Matters of Import: Escaping the Winter Weather in Boku no Natsuyasumi 4
Posted by Kerry Brunskill
We're all going on a summer holiday
There’s been nothing but grey skies and rain all day for weeks now, and tomorrow the forecast says that it’ll be even colder. Fortunately, there’s one place where the sun’s always shining...
Boku no Natsuyasumi 4 (‘My Summer Holiday 4’) is the most recent entry in Sony’s popular retro holiday simulator, all of which have remained exclusive to the platform holder’s native Japan – something of a surprise considering the series started life on the original PlayStation, a format famed for hosting unlikely translations of niche titles such as Vib-Ribbon and Bishi Bashi Special. The game takes place in 1985 and your mission is a simple one: ensure that Boku has the best holiday that a young boy possibly can.
Apart from breakfast, tea, and a compulsory bed-time of 23:00PM, the protagonist’s free to walk, swim, and explore the small islands around his uncle’s home, doing as much or as little as he likes. There’s no “correct” way to play and no punishment for not taking up particular hobbies: Boku can spend all of August fishing, or catching butterflies, or challenging his holiday friends to beetle battles if he wishes. There’s even a fully-functional Qix arcade machine just outside the local shop, and the infant can earn a bit of pocket money to spend on it if he returns any empty glass bottles that he finds while he’s out exploring.
Little details like mismatched dining tables and messy bedrooms lend Boku no Natsuyasumi 4 a homely charm that feels genuine
It would be easy for these hobbies to feel like pointless busywork if they did nothing more than add to Boku’s bug catalogue or increase his biggest fish record, but everything leads into something else. For example, certain fish can be given to the protagonist’s aunt and cooked for tea, captured insects will be detailed in the hero’s sketchbook, and the treasure map mentioned in the title’s rather lengthy full name, Boku no Natsuyasumi 4: Setouchi Boys Detective Team: Boku and the Map’s Secret, does eventually lead the protagonist and his friends to some real hidden treasure – if he can find all of the pieces, that is. Even more routine tasks such as brushing the star’s teeth have their own rewards, and as they’re as completely optional as everything else, a day can be as straight-forward or as random as you desire.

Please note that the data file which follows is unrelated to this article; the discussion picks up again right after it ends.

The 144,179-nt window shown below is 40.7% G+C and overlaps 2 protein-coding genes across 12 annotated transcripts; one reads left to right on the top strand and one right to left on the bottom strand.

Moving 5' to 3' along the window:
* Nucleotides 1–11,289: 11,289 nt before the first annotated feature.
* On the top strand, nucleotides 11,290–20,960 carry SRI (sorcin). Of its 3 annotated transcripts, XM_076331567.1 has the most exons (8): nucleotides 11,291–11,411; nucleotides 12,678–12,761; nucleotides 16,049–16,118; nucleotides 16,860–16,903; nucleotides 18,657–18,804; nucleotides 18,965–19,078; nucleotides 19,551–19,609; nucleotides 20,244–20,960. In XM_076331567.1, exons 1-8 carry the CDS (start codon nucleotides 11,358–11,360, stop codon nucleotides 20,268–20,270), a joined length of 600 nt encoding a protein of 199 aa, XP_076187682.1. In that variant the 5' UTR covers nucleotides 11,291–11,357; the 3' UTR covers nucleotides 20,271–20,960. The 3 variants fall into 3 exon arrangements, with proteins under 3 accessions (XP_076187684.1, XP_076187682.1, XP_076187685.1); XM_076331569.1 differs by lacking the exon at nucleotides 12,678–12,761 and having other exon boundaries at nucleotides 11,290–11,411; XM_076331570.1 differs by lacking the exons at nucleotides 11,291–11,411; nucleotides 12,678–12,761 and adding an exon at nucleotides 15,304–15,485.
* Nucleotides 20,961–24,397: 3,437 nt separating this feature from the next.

There’s far more to the game than merely collecting things and scrubbing the protagonist’s pearly whites, though, as Boku’s extended family members and associates add a layer of warmth to the experience that would otherwise be missing. Getting dragged home for tea. Chatting with ‘Ultra’, the family dog. Even catching Boku’s aunt having a crafty ice lolly in the kitchen when she thinks that nobody’s looking. These events could easily be sickeningly sweet and false, but the world crafted here is “authentically imperfect”; little details like mismatched dining tables and messy bedrooms lend the title a homely charm that feels genuine. Even the character’s older self – the game is technically a flashback – will often leap in to comment on the feelings that he had at specific times, his calmer older voice in stark contrast to his endlessly chirpy younger alter ego.
But just how nostalgic can you be for a holiday that you’ve never had in a country that you’ve never been to? As it turns out, quite a lot. Irrespective of the specifics, lifting up bricks to look for creepy-crawlies and running around in the sunshine all day are activities that most people can relate to – the only difference here is that Boku’s summer is crystallised on UMD forever, just waiting to fill your ears with the sound of dusk insects and waves even on the coldest winter nights.
Furthermore, the release is relatively import friendly, as most of Boku’s activities are physical ones and the menus use a lot of visual guides. Of course, those that can’t speak or read Japanese will miss out on a lot of the wonderful conversations and social interactions – but the game is so unique and has so little chance of being released outside of Japan that the overall gains far outweigh any potential setbacks.
Have you added Boku no Natsuyasumi 4 to your localisation wishlist? Are you a fan of the franchise despite it never setting foot outside of its native Japan? Soak up the sun in the comments section below.